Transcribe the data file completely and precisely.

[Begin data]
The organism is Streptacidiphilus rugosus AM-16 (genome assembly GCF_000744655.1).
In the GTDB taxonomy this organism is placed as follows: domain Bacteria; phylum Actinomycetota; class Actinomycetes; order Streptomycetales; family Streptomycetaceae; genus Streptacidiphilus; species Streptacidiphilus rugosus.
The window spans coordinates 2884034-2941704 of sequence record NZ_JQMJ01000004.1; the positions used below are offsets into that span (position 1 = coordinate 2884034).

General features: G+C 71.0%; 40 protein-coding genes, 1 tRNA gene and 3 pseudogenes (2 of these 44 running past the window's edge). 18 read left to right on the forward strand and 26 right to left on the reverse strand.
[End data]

The organism is Streptacidiphilus rugosus AM-16 (genome assembly GCF_000744655.1).
In the GTDB taxonomy this organism is placed as follows: domain Bacteria; phylum Actinomycetota; class Actinomycetes; order Streptomycetales; family Streptomycetaceae; genus Streptacidiphilus; species Streptacidiphilus rugosus.
The window spans coordinates 2884034-2941704 of sequence record NZ_JQMJ01000004.1; the positions used below are offsets into that span (position 1 = coordinate 2884034).

General features: G+C 71.0%; 40 protein-coding genes, 1 tRNA gene and 3 pseudogenes (2 of these 44 running past the window's edge). 18 read left to right on the forward strand and 26 right to left on the reverse strand.